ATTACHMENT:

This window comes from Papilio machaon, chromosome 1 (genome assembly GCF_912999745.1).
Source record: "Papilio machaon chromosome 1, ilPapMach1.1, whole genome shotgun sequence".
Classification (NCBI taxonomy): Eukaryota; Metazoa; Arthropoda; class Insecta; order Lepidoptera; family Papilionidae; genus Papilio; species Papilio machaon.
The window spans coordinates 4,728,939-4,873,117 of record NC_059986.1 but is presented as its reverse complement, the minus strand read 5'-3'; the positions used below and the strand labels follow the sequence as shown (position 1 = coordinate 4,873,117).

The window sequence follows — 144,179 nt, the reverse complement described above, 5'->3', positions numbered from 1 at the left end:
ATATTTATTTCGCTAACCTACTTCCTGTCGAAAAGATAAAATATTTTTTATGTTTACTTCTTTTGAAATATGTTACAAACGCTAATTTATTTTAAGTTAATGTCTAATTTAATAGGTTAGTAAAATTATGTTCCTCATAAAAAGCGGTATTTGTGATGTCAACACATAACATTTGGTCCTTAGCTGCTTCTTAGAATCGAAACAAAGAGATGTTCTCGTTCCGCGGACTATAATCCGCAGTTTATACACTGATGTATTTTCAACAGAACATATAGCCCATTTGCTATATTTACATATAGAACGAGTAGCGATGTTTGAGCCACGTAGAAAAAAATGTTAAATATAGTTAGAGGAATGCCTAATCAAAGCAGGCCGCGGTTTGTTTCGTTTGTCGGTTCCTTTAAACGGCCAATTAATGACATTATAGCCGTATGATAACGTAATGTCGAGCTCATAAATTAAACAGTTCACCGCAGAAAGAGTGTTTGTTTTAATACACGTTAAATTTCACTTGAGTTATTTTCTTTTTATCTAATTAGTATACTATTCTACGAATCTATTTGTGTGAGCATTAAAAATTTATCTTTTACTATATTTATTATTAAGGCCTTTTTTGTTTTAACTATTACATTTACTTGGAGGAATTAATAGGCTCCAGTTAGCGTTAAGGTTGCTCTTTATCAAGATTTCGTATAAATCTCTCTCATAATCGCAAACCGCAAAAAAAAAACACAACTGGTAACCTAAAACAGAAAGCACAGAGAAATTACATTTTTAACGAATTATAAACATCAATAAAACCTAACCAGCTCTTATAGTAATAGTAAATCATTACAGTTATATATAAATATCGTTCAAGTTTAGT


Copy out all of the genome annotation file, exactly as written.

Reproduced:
This window comes from Papilio machaon, chromosome 1 (genome assembly GCF_912999745.1).
Source record: "Papilio machaon chromosome 1, ilPapMach1.1, whole genome shotgun sequence".
Classification (NCBI taxonomy): Eukaryota; Metazoa; Arthropoda; class Insecta; order Lepidoptera; family Papilionidae; genus Papilio; species Papilio machaon.
The window spans coordinates 4,728,939-4,873,117 of record NC_059986.1 but is presented as its reverse complement, the minus strand read 5'-3'; the positions used below and the strand labels follow the sequence as shown (position 1 = coordinate 4,873,117).

The window sequence follows — 144,179 nt, the reverse complement described above, 5'->3', positions numbered from 1 at the left end:
ATATTTATTTCGCTAACCTACTTCCTGTCGAAAAGATAAAATATTTTTTATGTTTACTTCTTTTGAAATATGTTACAAACGCTAATTTATTTTAAGTTAATGTCTAATTTAATAGGTTAGTAAAATTATGTTCCTCATAAAAAGCGGTATTTGTGATGTCAACACATAACATTTGGTCCTTAGCTGCTTCTTAGAATCGAAACAAAGAGATGTTCTCGTTCCGCGGACTATAATCCGCAGTTTATACACTGATGTATTTTCAACAGAACATATAGCCCATTTGCTATATTTACATATAGAACGAGTAGCGATGTTTGAGCCACGTAGAAAAAAATGTTAAATATAGTTAGAGGAATGCCTAATCAAAGCAGGCCGCGGTTTGTTTCGTTTGTCGGTTCCTTTAAACGGCCAATTAATGACATTATAGCCGTATGATAACGTAATGTCGAGCTCATAAATTAAACAGTTCACCGCAGAAAGAGTGTTTGTTTTAATACACGTTAAATTTCACTTGAGTTATTTTCTTTTTATCTAATTAGTATACTATTCTACGAATCTATTTGTGTGAGCATTAAAAATTTATCTTTTACTATATTTATTATTAAGGCCTTTTTTGTTTTAACTATTACATTTACTTGGAGGAATTAATAGGCTCCAGTTAGCGTTAAGGTTGCTCTTTATCAAGATTTCGTATAAATCTCTCTCATAATCGCAAACCGCAAAAAAAAAACACAACTGGTAACCTAAAACAGAAAGCACAGAGAAATTACATTTTTAACGAATTATAAACATCAATAAAACCTAACCAGCTCTTATAGTAATAGTAAATCATTACAGTTATATATAAATATCGTTCAAGTTTAGT